The day was originally launched in 1993 by the U.N. To coincide with the 2017 date, reports have been published warning of severe water scarcity in parts of Africa and Iran. As drought conditions are reported throughout East Africa, World Water Day feels more timely than ever.
Here's five facts about water consumption around the world.
Over 80% of all waste water is not used again
Yes, it sounds a little strange, but recycling water, according to the U.N., could partly help with shortages. The waste water instead goes back into ecosystems which it sometimes pollutes.
With the correct treatment and technology, this "waste water" that flows away, could be recycled into "new" water.
70% of water withdrawals are due to agriculture
Agriculture takes up the most water, worldwide. The U.N. said irrigation systems are responsible for most water withdrawals worldwide. That statistic gets worse when countries are not as developed, with irrigation responsible for over 90% of water withdrawal, the U.N. reports.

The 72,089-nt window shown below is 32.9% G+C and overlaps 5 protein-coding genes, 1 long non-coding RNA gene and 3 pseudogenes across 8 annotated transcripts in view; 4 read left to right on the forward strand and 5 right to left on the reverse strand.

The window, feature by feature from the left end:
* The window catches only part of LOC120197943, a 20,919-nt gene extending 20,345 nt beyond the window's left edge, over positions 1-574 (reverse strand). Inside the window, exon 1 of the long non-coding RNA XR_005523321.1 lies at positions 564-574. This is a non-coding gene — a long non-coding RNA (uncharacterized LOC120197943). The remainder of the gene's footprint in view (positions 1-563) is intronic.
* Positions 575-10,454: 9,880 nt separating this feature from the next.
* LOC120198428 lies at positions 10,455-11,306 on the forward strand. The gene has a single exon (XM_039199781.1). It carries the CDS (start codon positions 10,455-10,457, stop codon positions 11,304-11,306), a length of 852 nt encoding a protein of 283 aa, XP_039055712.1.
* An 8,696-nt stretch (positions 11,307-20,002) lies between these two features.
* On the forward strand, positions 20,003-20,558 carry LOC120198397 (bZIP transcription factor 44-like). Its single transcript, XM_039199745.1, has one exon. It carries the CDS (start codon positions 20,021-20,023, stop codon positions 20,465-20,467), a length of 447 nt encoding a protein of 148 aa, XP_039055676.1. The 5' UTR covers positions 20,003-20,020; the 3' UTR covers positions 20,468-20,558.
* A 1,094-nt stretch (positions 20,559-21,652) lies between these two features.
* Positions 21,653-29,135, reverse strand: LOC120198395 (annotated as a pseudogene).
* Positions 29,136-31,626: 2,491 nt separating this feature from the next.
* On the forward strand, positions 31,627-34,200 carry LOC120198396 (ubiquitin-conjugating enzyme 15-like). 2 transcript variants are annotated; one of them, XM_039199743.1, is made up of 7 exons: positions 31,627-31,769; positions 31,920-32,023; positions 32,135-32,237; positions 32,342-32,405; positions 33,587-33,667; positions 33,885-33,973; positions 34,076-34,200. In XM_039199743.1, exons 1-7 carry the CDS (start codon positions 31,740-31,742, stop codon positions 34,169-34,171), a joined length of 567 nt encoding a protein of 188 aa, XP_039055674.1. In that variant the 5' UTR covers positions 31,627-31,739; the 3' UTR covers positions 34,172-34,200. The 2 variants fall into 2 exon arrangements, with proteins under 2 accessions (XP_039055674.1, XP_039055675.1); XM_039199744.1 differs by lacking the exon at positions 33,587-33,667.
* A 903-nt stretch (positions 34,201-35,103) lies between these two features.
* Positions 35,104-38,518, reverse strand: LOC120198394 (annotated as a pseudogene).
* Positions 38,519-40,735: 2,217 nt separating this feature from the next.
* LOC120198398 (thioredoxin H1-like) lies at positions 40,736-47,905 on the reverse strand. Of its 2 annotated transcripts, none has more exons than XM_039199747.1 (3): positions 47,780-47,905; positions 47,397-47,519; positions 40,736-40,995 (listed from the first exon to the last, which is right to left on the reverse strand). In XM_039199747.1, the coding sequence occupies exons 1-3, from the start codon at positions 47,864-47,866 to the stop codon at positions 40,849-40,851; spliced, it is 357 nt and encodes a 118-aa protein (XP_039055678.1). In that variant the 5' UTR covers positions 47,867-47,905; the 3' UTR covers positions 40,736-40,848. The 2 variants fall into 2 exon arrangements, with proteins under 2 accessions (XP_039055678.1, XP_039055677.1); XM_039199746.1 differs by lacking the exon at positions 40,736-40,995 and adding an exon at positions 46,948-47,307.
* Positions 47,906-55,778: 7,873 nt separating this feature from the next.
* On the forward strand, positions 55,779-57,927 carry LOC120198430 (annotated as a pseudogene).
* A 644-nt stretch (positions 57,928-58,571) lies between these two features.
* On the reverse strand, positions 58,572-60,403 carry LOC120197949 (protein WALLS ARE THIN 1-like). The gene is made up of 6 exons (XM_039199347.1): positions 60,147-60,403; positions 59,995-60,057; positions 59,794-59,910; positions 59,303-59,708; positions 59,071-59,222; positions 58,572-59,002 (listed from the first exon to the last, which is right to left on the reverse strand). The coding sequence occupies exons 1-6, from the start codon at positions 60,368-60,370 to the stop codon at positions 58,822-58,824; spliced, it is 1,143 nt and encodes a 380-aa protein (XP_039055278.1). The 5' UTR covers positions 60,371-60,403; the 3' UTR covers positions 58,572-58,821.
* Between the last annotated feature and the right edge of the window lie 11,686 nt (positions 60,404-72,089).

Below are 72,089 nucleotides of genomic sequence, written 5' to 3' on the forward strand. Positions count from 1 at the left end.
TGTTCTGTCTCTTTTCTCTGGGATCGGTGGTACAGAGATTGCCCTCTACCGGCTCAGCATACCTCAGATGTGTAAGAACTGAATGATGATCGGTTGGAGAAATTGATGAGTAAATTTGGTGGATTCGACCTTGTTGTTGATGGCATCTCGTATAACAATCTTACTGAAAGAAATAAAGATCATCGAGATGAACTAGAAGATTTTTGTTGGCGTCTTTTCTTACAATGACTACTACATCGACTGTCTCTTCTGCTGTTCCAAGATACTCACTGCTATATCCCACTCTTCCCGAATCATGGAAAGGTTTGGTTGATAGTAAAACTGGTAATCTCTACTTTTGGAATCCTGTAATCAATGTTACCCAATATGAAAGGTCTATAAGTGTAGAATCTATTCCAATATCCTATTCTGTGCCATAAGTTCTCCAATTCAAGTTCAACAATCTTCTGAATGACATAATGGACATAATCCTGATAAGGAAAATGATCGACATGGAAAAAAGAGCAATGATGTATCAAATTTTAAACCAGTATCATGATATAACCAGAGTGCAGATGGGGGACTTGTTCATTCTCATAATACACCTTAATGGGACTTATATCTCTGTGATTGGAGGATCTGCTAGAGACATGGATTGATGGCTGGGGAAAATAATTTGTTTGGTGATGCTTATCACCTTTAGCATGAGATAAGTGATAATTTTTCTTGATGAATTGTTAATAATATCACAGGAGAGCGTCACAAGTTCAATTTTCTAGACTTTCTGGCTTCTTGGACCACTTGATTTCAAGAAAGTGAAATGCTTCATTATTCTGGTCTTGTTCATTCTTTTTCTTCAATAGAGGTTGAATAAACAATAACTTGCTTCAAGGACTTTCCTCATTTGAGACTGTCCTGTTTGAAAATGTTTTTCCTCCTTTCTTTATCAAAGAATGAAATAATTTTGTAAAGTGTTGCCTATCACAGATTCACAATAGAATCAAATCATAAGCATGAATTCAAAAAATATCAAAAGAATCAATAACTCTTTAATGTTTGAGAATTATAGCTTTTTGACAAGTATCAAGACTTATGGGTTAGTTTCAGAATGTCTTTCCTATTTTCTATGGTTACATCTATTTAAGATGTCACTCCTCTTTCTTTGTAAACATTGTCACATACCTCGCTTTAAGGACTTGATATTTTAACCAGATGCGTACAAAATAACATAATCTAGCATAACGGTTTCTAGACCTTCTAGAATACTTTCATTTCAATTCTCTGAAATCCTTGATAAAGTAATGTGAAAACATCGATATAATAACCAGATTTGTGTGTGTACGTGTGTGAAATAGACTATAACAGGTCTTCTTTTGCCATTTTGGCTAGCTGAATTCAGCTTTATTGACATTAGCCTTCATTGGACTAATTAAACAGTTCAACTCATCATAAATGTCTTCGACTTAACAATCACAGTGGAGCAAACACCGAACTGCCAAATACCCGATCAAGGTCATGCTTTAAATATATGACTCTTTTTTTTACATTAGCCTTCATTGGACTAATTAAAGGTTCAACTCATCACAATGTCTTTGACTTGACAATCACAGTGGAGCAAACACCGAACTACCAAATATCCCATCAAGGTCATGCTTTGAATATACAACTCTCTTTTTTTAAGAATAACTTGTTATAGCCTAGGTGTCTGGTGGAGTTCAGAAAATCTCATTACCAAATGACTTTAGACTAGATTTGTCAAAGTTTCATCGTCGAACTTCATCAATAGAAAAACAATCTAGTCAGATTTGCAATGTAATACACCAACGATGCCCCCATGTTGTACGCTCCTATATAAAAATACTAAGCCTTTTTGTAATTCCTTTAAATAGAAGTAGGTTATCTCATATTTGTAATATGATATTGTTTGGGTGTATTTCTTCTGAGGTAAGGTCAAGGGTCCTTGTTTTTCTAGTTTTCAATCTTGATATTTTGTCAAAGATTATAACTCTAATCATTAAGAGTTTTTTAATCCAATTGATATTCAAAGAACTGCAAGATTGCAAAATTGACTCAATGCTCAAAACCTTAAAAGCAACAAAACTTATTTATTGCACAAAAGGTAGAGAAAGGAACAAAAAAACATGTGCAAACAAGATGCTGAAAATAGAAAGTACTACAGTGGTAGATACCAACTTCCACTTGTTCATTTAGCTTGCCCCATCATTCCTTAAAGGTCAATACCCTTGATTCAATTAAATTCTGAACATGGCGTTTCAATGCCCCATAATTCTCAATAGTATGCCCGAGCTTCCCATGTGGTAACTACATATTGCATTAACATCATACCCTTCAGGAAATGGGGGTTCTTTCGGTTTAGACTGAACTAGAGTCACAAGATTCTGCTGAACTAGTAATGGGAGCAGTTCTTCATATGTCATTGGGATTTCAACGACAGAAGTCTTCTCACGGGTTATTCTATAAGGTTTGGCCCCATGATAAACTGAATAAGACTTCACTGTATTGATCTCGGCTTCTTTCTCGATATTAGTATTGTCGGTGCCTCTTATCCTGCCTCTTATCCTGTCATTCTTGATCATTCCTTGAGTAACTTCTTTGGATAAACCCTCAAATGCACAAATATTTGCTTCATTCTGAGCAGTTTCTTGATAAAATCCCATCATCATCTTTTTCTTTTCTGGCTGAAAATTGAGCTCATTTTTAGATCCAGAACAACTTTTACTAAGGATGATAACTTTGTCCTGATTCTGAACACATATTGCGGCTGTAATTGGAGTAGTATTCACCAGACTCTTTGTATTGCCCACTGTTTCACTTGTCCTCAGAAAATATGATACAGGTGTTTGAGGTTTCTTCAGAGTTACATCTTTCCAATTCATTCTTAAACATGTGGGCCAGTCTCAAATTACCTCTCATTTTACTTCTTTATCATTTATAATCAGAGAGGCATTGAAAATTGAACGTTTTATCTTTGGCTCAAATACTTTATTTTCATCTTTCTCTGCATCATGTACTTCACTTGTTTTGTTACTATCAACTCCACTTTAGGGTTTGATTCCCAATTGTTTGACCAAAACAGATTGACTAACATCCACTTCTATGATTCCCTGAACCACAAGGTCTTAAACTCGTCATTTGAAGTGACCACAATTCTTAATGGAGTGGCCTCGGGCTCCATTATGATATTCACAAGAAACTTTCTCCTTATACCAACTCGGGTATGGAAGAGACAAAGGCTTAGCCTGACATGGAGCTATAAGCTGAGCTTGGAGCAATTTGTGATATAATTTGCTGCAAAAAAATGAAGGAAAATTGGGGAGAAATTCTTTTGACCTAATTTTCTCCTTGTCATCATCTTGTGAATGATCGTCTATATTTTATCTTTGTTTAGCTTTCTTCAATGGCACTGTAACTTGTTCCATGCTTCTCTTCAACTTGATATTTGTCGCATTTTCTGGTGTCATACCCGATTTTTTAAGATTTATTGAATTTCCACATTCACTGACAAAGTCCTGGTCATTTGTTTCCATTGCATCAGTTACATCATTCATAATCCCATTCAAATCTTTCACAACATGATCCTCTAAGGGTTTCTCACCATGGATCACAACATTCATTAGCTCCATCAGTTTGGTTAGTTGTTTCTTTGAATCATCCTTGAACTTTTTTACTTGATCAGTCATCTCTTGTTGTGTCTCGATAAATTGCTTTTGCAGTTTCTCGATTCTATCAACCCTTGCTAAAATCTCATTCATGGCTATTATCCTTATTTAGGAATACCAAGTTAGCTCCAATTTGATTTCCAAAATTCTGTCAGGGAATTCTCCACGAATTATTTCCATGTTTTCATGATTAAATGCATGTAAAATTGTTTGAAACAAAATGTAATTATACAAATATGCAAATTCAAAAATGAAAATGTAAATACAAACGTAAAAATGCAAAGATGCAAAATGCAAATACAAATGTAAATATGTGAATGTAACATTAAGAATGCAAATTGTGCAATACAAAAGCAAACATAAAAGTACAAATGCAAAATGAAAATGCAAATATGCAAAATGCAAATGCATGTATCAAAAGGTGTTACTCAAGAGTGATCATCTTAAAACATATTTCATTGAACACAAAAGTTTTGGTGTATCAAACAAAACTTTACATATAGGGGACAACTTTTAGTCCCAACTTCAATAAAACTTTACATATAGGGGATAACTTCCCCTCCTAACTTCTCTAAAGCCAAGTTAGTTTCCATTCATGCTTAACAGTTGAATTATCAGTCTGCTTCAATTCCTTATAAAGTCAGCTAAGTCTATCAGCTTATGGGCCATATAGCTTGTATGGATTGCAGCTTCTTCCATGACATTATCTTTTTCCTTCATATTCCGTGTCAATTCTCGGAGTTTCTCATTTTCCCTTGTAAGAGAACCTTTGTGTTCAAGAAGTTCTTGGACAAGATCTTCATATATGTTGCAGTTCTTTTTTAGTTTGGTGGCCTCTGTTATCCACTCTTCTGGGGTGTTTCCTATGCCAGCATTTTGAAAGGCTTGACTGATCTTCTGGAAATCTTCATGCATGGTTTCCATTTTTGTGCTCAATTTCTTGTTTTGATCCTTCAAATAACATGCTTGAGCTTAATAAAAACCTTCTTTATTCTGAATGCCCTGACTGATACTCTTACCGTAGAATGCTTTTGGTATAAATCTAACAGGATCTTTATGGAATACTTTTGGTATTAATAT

This is particularly problematic as these countries are often those where access to water is already flawed. More efficient methods of farming and of providing crops with water need to be developed and used if the current situation is to be improved.
Leaking taps waste around 5,500 liters of water a year
Dripping taps, according to the British NGO Waterwise, waste a huge amount of water.
To try and encourage us all to do our bit, the EPA have helped to run a 'Fix a Leak' week for close to a decade. The organization's Watersense program, said that over 10,000 gallons of water are wasted due to household leaks.
Less than 3% of the world's water is drinkable
And most of that is trapped in Antarctica and the Arctic, National Geographic reports, and therefore inaccessible for humans to use.
Over 20% of freshwater fish species are now endangered or extinct
Freshwater use has a significant impact on the environment. According to the U.N., these species have been hit because of human water consumption. So reducing water waste won't just help reduce bills— it will also do good for nature.
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